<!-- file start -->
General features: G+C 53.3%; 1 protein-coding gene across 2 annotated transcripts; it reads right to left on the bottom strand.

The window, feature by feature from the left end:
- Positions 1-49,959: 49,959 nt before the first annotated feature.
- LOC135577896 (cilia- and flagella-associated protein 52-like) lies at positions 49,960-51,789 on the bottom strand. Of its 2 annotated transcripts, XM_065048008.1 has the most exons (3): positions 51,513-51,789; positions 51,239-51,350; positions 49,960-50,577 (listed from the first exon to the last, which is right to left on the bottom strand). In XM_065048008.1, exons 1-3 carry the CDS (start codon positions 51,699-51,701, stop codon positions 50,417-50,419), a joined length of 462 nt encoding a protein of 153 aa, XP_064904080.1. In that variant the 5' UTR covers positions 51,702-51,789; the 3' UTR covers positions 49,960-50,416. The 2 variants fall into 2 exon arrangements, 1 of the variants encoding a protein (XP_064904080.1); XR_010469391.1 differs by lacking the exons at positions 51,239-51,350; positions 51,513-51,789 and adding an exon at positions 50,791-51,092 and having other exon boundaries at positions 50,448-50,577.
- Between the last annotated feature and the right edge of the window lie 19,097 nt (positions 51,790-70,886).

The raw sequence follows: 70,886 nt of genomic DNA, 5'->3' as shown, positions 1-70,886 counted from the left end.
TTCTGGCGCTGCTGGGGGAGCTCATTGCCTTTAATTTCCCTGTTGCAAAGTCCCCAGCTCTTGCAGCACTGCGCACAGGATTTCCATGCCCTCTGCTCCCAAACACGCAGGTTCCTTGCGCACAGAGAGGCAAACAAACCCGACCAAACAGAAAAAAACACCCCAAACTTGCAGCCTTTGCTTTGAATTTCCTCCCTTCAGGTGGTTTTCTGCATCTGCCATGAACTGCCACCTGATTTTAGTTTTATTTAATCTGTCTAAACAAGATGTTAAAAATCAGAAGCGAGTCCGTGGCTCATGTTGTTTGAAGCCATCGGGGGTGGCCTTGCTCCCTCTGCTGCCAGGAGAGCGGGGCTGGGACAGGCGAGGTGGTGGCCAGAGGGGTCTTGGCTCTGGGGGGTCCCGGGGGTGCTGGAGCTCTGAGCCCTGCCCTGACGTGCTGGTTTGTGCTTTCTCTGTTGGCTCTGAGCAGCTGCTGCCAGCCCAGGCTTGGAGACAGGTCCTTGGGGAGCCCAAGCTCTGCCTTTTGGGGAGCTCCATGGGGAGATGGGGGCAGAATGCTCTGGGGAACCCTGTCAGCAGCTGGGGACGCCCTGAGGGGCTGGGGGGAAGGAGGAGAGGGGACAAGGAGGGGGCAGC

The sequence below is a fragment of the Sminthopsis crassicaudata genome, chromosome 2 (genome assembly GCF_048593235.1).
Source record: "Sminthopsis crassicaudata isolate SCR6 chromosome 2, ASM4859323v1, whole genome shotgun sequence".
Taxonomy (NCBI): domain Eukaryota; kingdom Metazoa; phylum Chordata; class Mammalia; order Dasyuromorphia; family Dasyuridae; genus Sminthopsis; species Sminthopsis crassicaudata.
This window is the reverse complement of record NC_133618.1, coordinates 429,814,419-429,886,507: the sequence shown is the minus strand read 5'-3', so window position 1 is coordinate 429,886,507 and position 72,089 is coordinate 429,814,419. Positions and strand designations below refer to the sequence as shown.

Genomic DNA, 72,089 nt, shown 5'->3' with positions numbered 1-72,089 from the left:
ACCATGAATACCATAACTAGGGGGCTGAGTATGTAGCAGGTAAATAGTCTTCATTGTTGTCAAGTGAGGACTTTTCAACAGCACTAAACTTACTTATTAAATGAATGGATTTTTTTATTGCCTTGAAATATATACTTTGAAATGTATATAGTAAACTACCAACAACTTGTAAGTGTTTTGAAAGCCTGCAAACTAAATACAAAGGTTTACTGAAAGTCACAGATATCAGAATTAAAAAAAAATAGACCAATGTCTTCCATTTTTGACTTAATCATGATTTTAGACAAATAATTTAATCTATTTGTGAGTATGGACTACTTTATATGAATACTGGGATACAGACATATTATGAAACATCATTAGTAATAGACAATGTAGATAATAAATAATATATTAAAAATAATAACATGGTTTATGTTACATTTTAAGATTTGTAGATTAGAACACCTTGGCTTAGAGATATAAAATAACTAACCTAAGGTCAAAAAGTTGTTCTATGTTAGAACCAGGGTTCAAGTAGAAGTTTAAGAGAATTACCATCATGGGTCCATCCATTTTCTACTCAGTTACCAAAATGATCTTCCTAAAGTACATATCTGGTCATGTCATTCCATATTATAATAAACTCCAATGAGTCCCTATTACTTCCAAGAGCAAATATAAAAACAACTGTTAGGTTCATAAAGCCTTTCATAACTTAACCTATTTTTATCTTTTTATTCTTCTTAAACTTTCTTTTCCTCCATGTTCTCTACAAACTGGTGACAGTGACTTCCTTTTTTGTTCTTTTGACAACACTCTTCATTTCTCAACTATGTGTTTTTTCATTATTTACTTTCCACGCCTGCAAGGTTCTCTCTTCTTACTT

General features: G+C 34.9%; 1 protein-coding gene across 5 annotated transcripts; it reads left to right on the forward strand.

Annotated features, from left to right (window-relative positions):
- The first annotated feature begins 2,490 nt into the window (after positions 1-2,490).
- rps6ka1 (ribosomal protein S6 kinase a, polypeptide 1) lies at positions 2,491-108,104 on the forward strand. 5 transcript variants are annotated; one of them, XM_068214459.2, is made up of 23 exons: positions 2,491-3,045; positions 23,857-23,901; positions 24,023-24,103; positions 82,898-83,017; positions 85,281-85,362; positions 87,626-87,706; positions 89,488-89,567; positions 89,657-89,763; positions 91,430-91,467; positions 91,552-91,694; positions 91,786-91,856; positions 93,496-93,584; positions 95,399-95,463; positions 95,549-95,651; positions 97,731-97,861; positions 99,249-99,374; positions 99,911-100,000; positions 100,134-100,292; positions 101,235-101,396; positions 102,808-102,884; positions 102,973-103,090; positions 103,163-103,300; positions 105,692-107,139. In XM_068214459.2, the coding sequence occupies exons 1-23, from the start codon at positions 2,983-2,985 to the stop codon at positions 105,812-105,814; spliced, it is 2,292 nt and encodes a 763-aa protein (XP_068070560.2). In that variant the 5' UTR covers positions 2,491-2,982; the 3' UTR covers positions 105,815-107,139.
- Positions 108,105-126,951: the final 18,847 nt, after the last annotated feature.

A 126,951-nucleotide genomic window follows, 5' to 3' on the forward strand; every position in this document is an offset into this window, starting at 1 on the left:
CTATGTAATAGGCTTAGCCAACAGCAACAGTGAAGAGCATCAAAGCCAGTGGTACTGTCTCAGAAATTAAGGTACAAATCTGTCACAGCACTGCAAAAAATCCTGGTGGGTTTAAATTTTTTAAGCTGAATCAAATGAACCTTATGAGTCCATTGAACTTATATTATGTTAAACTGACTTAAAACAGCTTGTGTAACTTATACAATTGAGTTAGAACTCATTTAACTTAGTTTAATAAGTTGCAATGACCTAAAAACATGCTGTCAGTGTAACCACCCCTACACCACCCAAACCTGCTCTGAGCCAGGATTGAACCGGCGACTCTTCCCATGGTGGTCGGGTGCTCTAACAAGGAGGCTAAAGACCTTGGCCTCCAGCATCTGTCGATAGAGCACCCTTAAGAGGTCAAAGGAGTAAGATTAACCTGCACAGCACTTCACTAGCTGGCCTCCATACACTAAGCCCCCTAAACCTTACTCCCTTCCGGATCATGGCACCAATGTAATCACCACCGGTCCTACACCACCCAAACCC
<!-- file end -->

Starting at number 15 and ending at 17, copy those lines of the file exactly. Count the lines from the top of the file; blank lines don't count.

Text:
Annotated features, from left to right (window-relative positions):
- The first annotated feature begins 2,490 nt into the window (after positions 1-2,490).
- rps6ka1 (ribosomal protein S6 kinase a, polypeptide 1) lies at positions 2,491-108,104 on the forward strand. 5 transcript variants are annotated; one of them, XM_068214459.2, is made up of 23 exons: positions 2,491-3,045; positions 23,857-23,901; positions 24,023-24,103; positions 82,898-83,017; positions 85,281-85,362; positions 87,626-87,706; positions 89,488-89,567; positions 89,657-89,763; positions 91,430-91,467; positions 91,552-91,694; positions 91,786-91,856; positions 93,496-93,584; positions 95,399-95,463; positions 95,549-95,651; positions 97,731-97,861; positions 99,249-99,374; positions 99,911-100,000; positions 100,134-100,292; positions 101,235-101,396; positions 102,808-102,884; positions 102,973-103,090; positions 103,163-103,300; positions 105,692-107,139. In XM_068214459.2, the coding sequence occupies exons 1-23, from the start codon at positions 2,983-2,985 to the stop codon at positions 105,812-105,814; spliced, it is 2,292 nt and encodes a 763-aa protein (XP_068070560.2). In that variant the 5' UTR covers positions 2,491-2,982; the 3' UTR covers positions 105,815-107,139.